Handsome Devil became a bit of a fave at film festivals, winning multiple awards at the likes of FilmOut San Diego and the Jameson Dublin International Film Festival. You can see why, as it’s a sweet film, which does a good job of capturing the confusion, anger, cruelty and contradictions that are so often part of teenage life. Some of it will also be worryingly familiar to those who went to a rugby-mad boarding school.
Ned (Fionn O’Shea) feels like a total misfit. He’s constantly bullied at his Irish boarding school and called all manner of homophobic slurs. At first, he’s pleased that this year he’ll be getting a room to himself, but that’s disrupted when new boy Conor (Nicholas Galitzine) is assigned to share with him. Neither boy seems happy with the arrangement, with Ned certain that sharing a room with the boy who’s being held up as the school’s new rugby star will just mean he’ll get picked on even more.
However, the two find an unexpected alliance, helped by new English teacher, Mr. Sherry (Andrew Scott), who encourages them to explore new things, and realise that despite the school’s attitude, everything in the world isn’t about rugby. It turns out though, the reason Conor left his last school wasn’t just because of the rumoured fighting, it was because he’s gay (although in the closet). After Ned discovers this, their friendship could come crashing down.
In some respects, Handsome Devil is a slightly old-fashioned film, reminiscent of late 90s gay films such as Beautiful Thing and Get Real. Indeed, the whole thing has the aura of reminiscence, from the voiceover framing device, to the way it feels like someone looking back on their own school days with both fondness and sadness. It’s not a problem though, as what shines through is an earnestness, sense of humour, anger and belief that things can work out for the best.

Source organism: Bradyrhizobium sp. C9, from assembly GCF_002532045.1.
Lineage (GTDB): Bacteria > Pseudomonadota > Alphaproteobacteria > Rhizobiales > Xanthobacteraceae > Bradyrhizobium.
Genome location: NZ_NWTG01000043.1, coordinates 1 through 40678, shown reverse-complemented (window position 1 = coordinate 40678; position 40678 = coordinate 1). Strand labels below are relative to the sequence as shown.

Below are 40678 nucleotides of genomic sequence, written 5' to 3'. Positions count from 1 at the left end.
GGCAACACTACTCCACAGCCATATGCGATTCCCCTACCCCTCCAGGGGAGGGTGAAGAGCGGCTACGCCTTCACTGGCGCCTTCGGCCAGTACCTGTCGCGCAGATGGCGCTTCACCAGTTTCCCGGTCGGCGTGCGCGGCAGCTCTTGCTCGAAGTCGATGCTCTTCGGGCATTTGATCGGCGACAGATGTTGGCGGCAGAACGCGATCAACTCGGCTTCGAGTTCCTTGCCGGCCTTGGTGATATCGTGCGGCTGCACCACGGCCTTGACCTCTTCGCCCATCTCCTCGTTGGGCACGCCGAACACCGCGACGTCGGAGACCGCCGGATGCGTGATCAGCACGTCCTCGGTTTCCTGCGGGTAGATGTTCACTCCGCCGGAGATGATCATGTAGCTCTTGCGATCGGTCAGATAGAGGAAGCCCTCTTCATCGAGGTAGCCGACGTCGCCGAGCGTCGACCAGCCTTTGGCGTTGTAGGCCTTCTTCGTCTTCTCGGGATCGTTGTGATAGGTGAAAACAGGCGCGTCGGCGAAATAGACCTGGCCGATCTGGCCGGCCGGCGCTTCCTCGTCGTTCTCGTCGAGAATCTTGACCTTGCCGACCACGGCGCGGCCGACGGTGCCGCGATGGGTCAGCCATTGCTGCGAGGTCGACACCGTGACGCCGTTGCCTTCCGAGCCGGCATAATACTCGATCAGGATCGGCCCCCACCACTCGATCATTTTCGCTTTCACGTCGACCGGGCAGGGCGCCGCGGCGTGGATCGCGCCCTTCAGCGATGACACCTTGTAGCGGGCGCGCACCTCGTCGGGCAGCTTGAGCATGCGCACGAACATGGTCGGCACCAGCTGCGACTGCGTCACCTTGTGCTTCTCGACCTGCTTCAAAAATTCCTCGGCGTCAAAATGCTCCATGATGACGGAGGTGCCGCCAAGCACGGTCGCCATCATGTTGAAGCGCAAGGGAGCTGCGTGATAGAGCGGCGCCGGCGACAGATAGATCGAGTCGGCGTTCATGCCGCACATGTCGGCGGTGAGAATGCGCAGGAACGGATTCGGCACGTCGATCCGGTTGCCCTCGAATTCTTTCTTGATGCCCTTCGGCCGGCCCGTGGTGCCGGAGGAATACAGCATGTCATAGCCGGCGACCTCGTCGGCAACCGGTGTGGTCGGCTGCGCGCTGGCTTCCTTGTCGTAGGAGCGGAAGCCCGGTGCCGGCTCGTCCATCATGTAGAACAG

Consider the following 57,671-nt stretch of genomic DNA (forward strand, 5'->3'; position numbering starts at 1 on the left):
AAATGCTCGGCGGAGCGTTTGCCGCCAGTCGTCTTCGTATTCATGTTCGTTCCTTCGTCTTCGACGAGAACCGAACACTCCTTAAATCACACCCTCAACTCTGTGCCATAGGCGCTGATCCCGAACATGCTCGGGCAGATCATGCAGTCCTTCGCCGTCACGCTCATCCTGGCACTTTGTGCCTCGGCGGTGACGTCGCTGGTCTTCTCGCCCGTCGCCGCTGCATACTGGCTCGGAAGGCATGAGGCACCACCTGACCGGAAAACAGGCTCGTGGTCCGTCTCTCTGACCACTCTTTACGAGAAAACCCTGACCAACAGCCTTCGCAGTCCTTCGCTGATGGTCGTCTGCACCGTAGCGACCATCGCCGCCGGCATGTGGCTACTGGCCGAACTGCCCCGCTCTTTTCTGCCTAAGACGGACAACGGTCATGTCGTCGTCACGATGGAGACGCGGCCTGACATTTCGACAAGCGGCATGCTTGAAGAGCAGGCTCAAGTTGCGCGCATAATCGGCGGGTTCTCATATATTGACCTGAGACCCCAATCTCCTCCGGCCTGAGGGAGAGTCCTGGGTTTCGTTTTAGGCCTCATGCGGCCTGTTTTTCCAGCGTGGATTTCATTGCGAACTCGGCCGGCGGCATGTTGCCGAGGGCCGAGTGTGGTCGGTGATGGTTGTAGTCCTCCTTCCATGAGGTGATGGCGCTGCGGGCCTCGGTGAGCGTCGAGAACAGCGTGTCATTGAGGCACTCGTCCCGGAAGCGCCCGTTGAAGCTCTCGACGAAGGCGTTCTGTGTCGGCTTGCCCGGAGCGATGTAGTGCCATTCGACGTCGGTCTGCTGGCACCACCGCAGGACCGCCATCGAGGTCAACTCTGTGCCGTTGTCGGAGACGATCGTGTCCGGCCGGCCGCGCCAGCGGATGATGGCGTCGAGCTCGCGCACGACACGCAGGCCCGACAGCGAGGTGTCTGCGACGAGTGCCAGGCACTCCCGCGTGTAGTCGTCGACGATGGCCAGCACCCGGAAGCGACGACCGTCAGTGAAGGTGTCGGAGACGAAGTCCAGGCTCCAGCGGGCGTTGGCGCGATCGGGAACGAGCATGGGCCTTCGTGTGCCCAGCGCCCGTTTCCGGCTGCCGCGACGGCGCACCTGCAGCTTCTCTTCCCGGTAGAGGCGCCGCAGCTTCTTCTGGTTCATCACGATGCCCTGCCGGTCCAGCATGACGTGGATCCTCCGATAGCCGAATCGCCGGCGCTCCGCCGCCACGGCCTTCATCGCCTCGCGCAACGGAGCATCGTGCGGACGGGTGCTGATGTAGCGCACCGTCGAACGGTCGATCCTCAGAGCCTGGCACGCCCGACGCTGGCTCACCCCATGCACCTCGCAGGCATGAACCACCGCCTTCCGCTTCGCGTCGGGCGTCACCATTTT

That’s not to say it hides from painful things, and some will flinch at its heartfelt look at homophobic bullying and the difficulty of finding yourself and being true to your own voice as a young gay person.
And while I hope things have changed for the better in many places, any gay people who went to a rugby-mad private school will find a lot that feels familiar, even if it does slightly take it to the extreme. That includes the sensation that you’re in a place that considers you to be a lesser being if you don’t play rugby (and is oblivious to that fact), or the undercurrent of homophobia that’s tacitly encouraged by the school ‘ethos’. Anyone reading this who thinks boarding schools are hotbeds of teenage experimentation and homosexual lust, ought to know that often the truth is the complete opposite, partly because private schools know their reputation and so attempt to counteract it by allowing homophobia to flourish (although I sincerely hope things have improved since I was a teenager).
Fionn O’Shea and Nicholas Galitzine put in sweet performances as Ned and Conor, with Galitzine in particular successfully treading a fine line between stereotypical rugby jock and someone with more depth and interests than just throwing an ovoid ball around. O’Shea is also good, helped by a script that doesn’t just treat someone who get homophobically bullied as a passive victim. It’s one of the best things about the movie, that rather than just having Ned sitting in a corner crying, it shows how the attitudes towards him cause a spiky response, where his defences mean he’s constantly looking for how people are trying to get at him, even when they’re reaching out a hand of friendship. And it’s that anger and spikiness that eventually threatens to cause everything to implode.
Sherlock fans will also enjoy the presence of Andrew Scott as a new English teacher, who starts to shake things up at the school. He may also be keeping a few secrets, despite his protestations that his students should find their own voice and be true to themselves.
To be honest though, while the majority of the film is heartfelt and entertaining, it’s the ending that really helps to raise Handsome Devil’s game. The last 20 minutes are great, bringing tension and a nice sense of synthesis to all the issues the movie has been dealing with, suggesting that sometimes everyone needs to look at things a little differently to see what’s important and what’s they should really be standing up for.
Overall Verdict: A charming film that doesn’t shy away from the pain of homophobic bullying and the difficulties of youth, but does it with a sweetness and sense of humour that believes in the best.
Reviewer: Tim Isaac